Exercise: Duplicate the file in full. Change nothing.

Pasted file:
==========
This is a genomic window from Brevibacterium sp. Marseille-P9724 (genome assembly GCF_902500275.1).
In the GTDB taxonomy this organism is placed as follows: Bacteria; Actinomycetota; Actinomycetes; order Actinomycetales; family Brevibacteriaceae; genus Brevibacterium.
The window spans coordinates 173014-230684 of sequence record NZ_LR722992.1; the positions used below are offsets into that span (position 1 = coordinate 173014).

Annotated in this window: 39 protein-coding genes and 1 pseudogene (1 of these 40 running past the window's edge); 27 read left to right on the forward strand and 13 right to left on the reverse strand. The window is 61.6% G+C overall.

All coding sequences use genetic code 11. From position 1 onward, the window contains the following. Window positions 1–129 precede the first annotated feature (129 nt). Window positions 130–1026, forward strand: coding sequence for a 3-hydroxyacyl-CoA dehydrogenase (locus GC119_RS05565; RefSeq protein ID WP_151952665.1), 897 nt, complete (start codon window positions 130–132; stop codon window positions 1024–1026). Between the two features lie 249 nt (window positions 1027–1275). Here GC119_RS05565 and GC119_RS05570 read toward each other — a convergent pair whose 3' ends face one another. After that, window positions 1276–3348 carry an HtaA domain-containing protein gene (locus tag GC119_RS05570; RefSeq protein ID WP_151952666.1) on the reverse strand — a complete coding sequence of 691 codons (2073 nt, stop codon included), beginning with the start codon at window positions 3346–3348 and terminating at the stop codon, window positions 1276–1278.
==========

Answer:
This is a genomic window from Brevibacterium sp. Marseille-P9724 (genome assembly GCF_902500275.1).
In the GTDB taxonomy this organism is placed as follows: Bacteria; Actinomycetota; Actinomycetes; order Actinomycetales; family Brevibacteriaceae; genus Brevibacterium.
The window spans coordinates 173014-230684 of sequence record NZ_LR722992.1; the positions used below are offsets into that span (position 1 = coordinate 173014).

Annotated in this window: 39 protein-coding genes and 1 pseudogene (1 of these 40 running past the window's edge); 27 read left to right on the forward strand and 13 right to left on the reverse strand. The window is 61.6% G+C overall.

All coding sequences use genetic code 11. From position 1 onward, the window contains the following. Window positions 1–129 precede the first annotated feature (129 nt). Window positions 130–1026, forward strand: coding sequence for a 3-hydroxyacyl-CoA dehydrogenase (locus GC119_RS05565; RefSeq protein ID WP_151952665.1), 897 nt, complete (start codon window positions 130–132; stop codon window positions 1024–1026). Between the two features lie 249 nt (window positions 1027–1275). Here GC119_RS05565 and GC119_RS05570 read toward each other — a convergent pair whose 3' ends face one another. After that, window positions 1276–3348 carry an HtaA domain-containing protein gene (locus tag GC119_RS05570; RefSeq protein ID WP_151952666.1) on the reverse strand — a complete coding sequence of 691 codons (2073 nt, stop codon included), beginning with the start codon at window positions 3346–3348 and terminating at the stop codon, window positions 1276–1278.